The 6 Best Camera Pens
This wiki has been updated 27 times since it was first published in July of 2015. While the use of hidden recording devices for surreptitious monitoring or surveillance can land you in hot water with the authorities — not to mention anyone whose image or voice you've captured without consent — these camera pens can still come in handy for lectures, presentations and public meetings. Just follow applicable laws and avoid violating anyone's reasonable expectations of privacy. When users buy our independently chosen editorial picks, we may earn commissions to help fund the Wiki.
December 25, 2020:
There was quite a bit of turnover this round of updates, as half of our previous picks – to be specific: the OmniWire Mini Spy, GSmade Surveillance and iSmartPen Pro – seemed to be suffering from availability issues.
In order to replace those losses, we came up with three new picks: the FabQuality Gadgets Spy — which boasts a slick motion-detection mode; the Jzori Body Camera — which stands out in the category with the inclusion of a fountain pen, in lieu of a ball-point instrument; and the SirGawain Hidden Spy — which caught our eye with its capacity to handle SD cards up to 128-gigabytes, which is four times more than many options in this category, including the Fuvision Mini and Wiseup HD.
It should be noted that, while the the extra memory is nice, what will really hold you back in this category is battery life, which will hit the wall way before you run out of room on your micro SD card. We saw battery capacities as low as 170 milliamp-hours during our research, but the weakest unit we ranked in this respect is the FabQuality Gadgets Spy, with 220 milliamp-hours. The Fuvision Mini had the largest capacity we saw, at 400 milliamp-hours.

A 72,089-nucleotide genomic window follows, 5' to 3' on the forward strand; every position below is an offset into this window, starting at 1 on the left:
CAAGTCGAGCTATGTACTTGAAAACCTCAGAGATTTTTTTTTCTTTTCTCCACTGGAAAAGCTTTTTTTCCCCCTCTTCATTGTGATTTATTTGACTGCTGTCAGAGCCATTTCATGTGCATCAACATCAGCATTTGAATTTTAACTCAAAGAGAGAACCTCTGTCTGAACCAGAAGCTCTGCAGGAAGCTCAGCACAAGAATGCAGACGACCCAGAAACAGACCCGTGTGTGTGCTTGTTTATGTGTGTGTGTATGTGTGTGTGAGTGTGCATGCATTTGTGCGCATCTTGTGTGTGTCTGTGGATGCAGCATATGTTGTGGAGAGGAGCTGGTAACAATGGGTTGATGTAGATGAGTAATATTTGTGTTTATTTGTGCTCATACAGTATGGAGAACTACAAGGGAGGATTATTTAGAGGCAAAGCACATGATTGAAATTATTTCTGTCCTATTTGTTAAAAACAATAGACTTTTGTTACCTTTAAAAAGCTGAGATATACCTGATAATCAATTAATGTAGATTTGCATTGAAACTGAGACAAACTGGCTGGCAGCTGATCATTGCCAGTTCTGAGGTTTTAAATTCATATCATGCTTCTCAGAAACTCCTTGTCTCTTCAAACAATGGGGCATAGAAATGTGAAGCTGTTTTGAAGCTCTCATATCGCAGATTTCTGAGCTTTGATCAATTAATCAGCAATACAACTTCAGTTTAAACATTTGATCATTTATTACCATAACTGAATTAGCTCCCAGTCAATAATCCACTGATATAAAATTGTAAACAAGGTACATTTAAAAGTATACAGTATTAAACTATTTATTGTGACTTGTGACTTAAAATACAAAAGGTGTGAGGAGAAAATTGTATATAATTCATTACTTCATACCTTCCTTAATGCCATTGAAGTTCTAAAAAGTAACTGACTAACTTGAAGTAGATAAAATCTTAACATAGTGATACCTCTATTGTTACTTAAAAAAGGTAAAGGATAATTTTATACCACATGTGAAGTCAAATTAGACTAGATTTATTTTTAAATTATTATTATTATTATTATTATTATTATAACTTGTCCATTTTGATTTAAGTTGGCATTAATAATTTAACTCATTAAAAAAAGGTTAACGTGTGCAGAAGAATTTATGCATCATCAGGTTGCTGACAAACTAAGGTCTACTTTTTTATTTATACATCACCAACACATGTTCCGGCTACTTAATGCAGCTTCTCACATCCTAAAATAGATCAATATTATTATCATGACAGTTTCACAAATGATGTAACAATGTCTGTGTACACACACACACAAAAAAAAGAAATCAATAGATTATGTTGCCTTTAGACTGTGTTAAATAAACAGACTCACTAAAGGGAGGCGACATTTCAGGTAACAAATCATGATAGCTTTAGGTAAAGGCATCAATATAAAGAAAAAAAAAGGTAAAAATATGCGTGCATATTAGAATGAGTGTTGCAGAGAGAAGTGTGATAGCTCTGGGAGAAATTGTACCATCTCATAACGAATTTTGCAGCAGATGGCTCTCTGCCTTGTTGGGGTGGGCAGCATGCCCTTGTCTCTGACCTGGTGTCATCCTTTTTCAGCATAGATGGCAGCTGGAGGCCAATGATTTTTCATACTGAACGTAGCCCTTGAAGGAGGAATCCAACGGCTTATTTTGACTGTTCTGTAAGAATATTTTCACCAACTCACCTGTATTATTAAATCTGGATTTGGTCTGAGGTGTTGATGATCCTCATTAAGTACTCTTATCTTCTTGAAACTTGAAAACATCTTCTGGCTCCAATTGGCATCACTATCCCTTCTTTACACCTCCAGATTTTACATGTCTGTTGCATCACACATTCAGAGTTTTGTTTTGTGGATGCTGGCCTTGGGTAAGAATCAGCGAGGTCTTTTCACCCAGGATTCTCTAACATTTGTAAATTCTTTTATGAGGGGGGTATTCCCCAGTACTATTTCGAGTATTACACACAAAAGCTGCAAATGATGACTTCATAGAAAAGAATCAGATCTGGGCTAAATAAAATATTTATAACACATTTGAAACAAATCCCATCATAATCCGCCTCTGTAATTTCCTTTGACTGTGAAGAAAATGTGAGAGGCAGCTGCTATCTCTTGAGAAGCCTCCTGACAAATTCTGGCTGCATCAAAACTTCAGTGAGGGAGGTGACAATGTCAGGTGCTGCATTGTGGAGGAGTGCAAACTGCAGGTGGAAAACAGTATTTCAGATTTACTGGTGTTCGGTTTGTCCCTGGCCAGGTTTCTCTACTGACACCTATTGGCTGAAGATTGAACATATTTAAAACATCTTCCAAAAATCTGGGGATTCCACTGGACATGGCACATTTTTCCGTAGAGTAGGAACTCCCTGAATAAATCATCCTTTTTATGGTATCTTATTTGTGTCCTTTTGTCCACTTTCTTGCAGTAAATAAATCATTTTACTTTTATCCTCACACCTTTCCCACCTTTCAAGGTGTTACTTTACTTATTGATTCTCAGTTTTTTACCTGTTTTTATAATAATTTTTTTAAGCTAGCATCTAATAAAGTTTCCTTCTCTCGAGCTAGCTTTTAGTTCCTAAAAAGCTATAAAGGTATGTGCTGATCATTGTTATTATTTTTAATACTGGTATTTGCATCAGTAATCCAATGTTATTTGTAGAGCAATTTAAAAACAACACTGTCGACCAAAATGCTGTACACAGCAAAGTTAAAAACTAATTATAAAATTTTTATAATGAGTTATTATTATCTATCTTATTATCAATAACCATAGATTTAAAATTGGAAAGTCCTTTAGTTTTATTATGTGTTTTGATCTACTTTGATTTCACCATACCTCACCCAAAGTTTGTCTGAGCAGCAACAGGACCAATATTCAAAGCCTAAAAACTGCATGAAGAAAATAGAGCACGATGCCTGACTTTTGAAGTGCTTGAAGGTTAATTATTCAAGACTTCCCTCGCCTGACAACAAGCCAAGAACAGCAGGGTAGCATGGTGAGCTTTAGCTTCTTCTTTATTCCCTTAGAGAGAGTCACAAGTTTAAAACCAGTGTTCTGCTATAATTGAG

December 04, 2018:
Referenced legal and ethical ramifications of using hidden recording devices. Replaced older models with the latest advances, specifying audio and video recording capabilities, storage capacity and battery life.
Spies Among Us
It requires incredible cunning, persistence, and sleight of hand.
Make no mistake; espionage is an art form. It requires incredible cunning, persistence, and sleight of hand. Dangers lurk around every corner, threatening to capture you and disappear you once and for all. It's vital in a climate like this to operate with as much discretion as humanly possible, and technology has always played an enormous part in this part of the process.
Watch the first third of any James Bond film and there is guaranteed to be, by the rules of such films' construction, a sequence in which James acquires some newfangled high-tech weaponry that will play a vital role later in his journey. Some of these have been explosively violent, while others have served as a touch of self-reflexive comic relief.
In one such scene, James picks up a pen and clicks it, an action that causes his resident scientist, Q, to panic. Apparently, the pen is also a bomb. Just as it seems like everything in the room is some kind of cleverly disguised weapon, James picks up a long, Italian hoagie and asks, "And what does this do?" Q panics again, and we think the sandwich is about to blow up as he says, "Don't touch that! It's my lunch."
While they may not pose an immediate threat to life or limb, the camera pens on this list would be at home in any corner of Q's laboratory. They boast abilities that Ian Fleming and the series' filmmakers could scarcely have predicted before the advent of digital photography.